strength within

shannon - Mallie, Kentucky
Entered on March 26, 2009
Age Group: 30 - 50
  • Listen to This I Believe on RadioPublic

  • Podcasts

    Sign up for our free, weekly podcast of featured essays. You can download recent episodes individually, or subscribe to automatically receive each podcast. Learn more.

  • FAQ

    Frequently asked questions about the This I Believe project, educational opportunities and more...

  • Top Essays USB Drive

    This USB drive contains 100 of the top This I Believe audio broadcasts of the last ten years, plus some favorites from Edward R. Murrow's radio series of the 1950s. It's perfect for personal or classroom use! Click here to learn more.

I believe there is great power in addiction. I grew up in a large city. Temptations were waiting for me at every corner. At school, playgrounds and even parking lots, these things were calling me, screaming for me to listen to their pleas. I call these addictions demons because they are not here to help, they only destroy our very souls.

At the age of fifteen I smoked my first marijuana joint. The feeling of Mary Jane was awesome. I mellowed out and forgot all of my problems at home. My mother has bipolar disorder, so I never had a relationship with her, at all. The relationship was and still is impossible. She has rages that I just can’t handle. The mental abuse was unbearable, and the demon comforted me. Mary Jane would make me see things differently.

Then one dark depressing day, a new demon came a calling. He said, “I will make you happy. There will be no more pain of wanting a mother that you cannot have. My name is Al.” I drank him right away, making sure that I took all of him in. True to his promise he felt warm and I was happy. Al had me wrapped around his little finger. My old friend Mary Jane fit right in with us.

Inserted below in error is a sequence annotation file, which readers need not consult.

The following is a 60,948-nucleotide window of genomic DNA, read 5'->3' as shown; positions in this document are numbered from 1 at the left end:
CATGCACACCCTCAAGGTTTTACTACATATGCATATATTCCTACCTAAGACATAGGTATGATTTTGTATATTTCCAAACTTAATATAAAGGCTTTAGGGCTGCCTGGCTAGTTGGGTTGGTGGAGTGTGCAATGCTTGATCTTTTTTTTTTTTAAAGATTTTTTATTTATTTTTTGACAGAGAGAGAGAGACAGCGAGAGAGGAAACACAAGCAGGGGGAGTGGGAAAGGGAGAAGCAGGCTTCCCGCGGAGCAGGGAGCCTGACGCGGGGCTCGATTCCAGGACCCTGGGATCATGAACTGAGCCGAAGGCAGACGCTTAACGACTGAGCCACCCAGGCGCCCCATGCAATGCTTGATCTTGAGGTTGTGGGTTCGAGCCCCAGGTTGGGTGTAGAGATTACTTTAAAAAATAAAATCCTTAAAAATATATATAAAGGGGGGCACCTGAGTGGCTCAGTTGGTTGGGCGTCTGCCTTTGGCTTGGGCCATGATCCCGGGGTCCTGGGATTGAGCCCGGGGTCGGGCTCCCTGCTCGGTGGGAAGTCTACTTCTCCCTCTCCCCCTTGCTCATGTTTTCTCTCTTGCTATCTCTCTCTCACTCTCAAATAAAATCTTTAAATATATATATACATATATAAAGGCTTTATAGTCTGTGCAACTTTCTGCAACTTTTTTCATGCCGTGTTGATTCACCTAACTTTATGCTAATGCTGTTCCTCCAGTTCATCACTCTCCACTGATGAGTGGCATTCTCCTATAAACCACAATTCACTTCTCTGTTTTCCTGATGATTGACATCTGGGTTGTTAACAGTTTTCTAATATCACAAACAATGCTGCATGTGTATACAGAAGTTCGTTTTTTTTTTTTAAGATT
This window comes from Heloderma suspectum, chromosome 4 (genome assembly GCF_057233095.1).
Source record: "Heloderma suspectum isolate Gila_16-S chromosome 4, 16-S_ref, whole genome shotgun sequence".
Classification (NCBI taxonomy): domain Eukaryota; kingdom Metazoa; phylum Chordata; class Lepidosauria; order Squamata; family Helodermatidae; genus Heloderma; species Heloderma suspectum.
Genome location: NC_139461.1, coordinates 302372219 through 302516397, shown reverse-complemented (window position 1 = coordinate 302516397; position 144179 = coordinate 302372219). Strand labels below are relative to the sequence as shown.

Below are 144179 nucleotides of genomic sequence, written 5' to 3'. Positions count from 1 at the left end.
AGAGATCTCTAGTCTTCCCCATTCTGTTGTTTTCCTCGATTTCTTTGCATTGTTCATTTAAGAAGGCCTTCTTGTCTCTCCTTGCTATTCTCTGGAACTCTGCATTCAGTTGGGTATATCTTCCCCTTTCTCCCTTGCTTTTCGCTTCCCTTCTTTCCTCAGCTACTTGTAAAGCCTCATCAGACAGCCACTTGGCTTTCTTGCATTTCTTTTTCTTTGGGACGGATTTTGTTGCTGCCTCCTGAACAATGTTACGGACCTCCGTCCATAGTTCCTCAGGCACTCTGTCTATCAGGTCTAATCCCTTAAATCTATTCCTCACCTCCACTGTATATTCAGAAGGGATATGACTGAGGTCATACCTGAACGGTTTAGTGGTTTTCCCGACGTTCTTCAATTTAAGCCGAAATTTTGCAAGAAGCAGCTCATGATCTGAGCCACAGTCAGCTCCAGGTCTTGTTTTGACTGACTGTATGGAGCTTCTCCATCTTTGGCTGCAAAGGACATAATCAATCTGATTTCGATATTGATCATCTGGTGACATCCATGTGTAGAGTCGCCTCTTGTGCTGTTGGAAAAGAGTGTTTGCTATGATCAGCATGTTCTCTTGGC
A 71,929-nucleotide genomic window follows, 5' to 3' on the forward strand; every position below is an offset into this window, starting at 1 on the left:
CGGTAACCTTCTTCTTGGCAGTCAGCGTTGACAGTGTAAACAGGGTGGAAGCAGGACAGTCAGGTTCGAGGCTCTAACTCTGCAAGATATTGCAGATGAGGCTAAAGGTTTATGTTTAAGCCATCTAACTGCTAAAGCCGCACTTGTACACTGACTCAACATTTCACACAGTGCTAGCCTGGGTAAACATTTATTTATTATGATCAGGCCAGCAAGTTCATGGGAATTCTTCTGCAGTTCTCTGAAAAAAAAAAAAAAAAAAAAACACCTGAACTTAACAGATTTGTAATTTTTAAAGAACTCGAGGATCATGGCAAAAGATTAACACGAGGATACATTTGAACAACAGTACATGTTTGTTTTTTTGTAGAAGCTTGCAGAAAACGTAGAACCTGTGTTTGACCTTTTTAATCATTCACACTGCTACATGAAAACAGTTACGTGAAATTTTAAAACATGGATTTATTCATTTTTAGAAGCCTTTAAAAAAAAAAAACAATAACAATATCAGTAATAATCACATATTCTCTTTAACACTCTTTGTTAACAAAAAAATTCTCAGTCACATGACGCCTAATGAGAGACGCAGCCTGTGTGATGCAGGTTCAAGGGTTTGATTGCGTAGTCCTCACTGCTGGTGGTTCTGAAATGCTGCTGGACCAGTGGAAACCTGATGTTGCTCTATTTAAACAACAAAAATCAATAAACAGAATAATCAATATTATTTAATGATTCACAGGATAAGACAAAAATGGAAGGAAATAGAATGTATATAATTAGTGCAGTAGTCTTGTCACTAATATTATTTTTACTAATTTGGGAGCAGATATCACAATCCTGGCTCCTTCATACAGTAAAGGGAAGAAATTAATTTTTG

I went on to get married at age eighteen. We moved to a rural part of Kentucky. Here I was with no new connections, but thanks to the demons, I didn’t have to wait very long. A new demon had been introduced and I was possessed with his powers. However, this time the demonic pain pills almost destroyed me. He would scream at night so loudly that I would see the glow of neon eyes pierce the darkness. I even had to start stealing money that was put back for utilities. No matter what I did, it was never enough to satisfy them.

The demons loved to mess up my judgment and concentration. They used to make me drive drunk, neglect my job and take on the appearance of a homeless person. Even my husband was blinded by the front that the demons put on. The terrible threesome controlled me like a puppet, never cutting the strings.

Later I became pregnant and managed to beat down the demons for a short while. They were impossible. They made me vomit on myself and have cold sweats. I shook uncontrollably. After the baby was born, I knew where to get relief. The demons had been starving for nine months, they wanted fed. Al and Mary Jane along with Perky the Pill, soon made me feel that I was on top of the world.

My dad had developed cancer. Taking care of him and watching him die made the demons happy. They knew that I would listen to them more often. I heard every whisper the demons made. Drinking obsessively was my only way out of depression. Almost two months ago, I was arrested for shoplifting. I had hit my all time low. I was high and I had bought a felon a gun. The only thing that saved me was that it was in my name.

All that I could think about was my child. The guilt set in and the demons once again needed attention. To their surprise they did not get what they craved. The judge had sentenced me to a women’s help center. The Caney Creek Center or “Solutions” as we call it, is the bravest thing that I have ever done. Everyone here is just like me. I feel comfortable. My therapist is the most down to earth person that you will ever meet. She really knows her stuff. Help is available if you have the strength to get it.

The demons are still here and they always will be. But, now I have the knowledge and strength to put them aside. They scream at night but I have chosen not to listen. They make my thoughts run wild but I have learned emotional grounding. They are alive, but not free. They are locked away and now I have the power and strength to keep them there. The power of addiction is great; however, knowledge is greater. Getting clean proves that I found the strength, way down deep within, and no one can rob me of that.